Other than the obvious fact that all three of these proposals relate to sports betting regulation, they all have another thing in common: they will need PASPA to disappear before they can take effect. That’s true whether the U.S. Supreme Court declares the law to be unconstitutional or the U.S. Congress strikes the law down on its own, as New Jersey is already holding as its back up plan in case Murphy v. NCAA doesn’t go its way. Nevertheless, the three Illinois bills to be discussed on April 3 (and the other two bills on the subject regrettably trapped in the Rules Committee for the time being) do have some key differences that could either hold up progress or – more optimistically – lead to a broader synthesis of ideas.

SB 2478, for instance, does not actually move to legalize the practice of sports betting, which is odd considering the widespread support for expanded legalization of wagering on sports in the Land of Lincoln and among lawmakers at the state legislature. Rather, the Stadelman bill would direct the Illinois Gaming Board (or possible even the state Racing Board, though we can’t be sure as to which given the somewhat inconclusive wording of the bill as written) to adopt rules to prohibit or authorize sports wagering as it sees fit. This is a good plan in that leaves plenty of room for oversight and feedback from stakeholders across multiple areas of interest, but it probably doesn’t do enough to concretely set Illinois on the path for legalization of sports betting when and if the U.S. Supreme Court or Congress says PASPA is off the books.

SB 3125 is clearer when it comes to which board will have authority over sports betting, and it’s the Illinois Racing Board – fair enough, but that means that Illinois’ successful casino industry wouldn’t have representation when the decisions are made to regulate sports betting or not, and that could create longer-term problems.

Finally, there’s SB 3432, which is by far the most fleshed out of all the proposed bills, and there’s a good reason for that: it is almost a direct copy of the proposed “blueprint” for sports betting legislation as put forward by the MLB and NBA lobbyists. However, that means the plan brought forward by Harris – a former NFL player - also calls for an “integrity fee” that the two pro leagues are after, among other requests (actually more like demands) for their support of state-level action on sports betting. The main problem with integrity fees – basically taxes or royalties assessed on the would-be sportsbook operators for the “use” of the leagues’ product – is that the MLB and the NBA want too much: 1 percent of the handle equates to roughly 20 percent of a betting shop’s take home gross revenues.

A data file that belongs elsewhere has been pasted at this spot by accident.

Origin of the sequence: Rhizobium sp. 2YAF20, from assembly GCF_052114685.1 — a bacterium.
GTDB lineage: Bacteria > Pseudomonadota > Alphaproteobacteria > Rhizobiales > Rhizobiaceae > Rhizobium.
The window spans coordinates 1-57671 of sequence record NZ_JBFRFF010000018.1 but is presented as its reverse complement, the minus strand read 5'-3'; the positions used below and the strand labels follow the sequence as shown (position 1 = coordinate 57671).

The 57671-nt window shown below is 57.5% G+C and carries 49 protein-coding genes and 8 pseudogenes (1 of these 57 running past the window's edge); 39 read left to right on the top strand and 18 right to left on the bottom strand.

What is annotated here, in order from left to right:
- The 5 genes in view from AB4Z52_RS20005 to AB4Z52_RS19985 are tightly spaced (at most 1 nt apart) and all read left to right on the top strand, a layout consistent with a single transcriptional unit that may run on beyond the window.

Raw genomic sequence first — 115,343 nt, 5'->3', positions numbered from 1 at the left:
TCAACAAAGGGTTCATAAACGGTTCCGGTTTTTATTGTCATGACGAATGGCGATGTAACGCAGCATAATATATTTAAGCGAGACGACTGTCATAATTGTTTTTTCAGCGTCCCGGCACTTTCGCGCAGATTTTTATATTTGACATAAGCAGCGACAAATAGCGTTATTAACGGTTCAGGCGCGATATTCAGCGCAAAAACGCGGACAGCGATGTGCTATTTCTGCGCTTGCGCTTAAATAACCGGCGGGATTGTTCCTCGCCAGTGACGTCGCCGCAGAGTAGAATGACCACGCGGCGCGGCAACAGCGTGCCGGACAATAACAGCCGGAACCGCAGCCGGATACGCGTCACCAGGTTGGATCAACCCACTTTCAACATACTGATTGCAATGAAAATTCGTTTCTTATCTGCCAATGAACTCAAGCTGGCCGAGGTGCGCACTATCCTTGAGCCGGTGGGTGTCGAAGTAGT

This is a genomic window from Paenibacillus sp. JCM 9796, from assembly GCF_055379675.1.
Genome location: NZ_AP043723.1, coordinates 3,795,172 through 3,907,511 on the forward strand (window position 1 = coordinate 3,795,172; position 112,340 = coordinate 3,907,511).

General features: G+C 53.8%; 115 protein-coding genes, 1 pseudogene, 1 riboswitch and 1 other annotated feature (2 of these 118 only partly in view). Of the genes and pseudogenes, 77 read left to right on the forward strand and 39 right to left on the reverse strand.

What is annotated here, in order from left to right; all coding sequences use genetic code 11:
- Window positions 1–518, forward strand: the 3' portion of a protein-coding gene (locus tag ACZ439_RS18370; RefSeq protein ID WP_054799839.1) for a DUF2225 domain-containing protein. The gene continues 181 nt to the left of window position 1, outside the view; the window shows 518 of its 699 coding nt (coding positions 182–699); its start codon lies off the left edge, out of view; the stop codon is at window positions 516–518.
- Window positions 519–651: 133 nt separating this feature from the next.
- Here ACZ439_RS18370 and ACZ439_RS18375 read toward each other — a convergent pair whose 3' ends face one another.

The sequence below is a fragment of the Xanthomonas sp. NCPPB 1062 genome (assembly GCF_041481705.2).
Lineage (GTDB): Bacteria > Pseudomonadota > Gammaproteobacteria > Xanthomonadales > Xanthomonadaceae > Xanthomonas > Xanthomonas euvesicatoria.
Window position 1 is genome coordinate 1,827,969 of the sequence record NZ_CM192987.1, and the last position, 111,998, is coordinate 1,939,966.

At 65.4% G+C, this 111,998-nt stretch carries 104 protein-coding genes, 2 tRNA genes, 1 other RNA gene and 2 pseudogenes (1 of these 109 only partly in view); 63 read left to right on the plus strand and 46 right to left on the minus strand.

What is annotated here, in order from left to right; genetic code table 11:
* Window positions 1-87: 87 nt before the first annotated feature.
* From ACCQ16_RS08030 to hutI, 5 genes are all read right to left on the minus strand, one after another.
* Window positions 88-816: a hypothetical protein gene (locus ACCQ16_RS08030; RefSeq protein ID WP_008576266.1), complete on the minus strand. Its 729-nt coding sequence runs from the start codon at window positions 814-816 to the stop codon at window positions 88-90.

As we’ve laid out at LegalGamblingUSA, there are several really solid chances for these proposed pieces of legislation to move forward in committee or to coalesce into something a good deal more cohesive before the end of the vetting and discussion process. Then there is the matter of a possible companion bill (or bills) to come from the lower house of the Illinois Legislature, which thus far has been fairly silent on the matter of sports betting legalization. Time will tell what the route taken by Illinois will be on this sensitive subject – a subject that, with the possibility of a Supreme Court decision to kill the long-inert PASPA coming as soon as April 2, is increasingly a time sensitive one as well.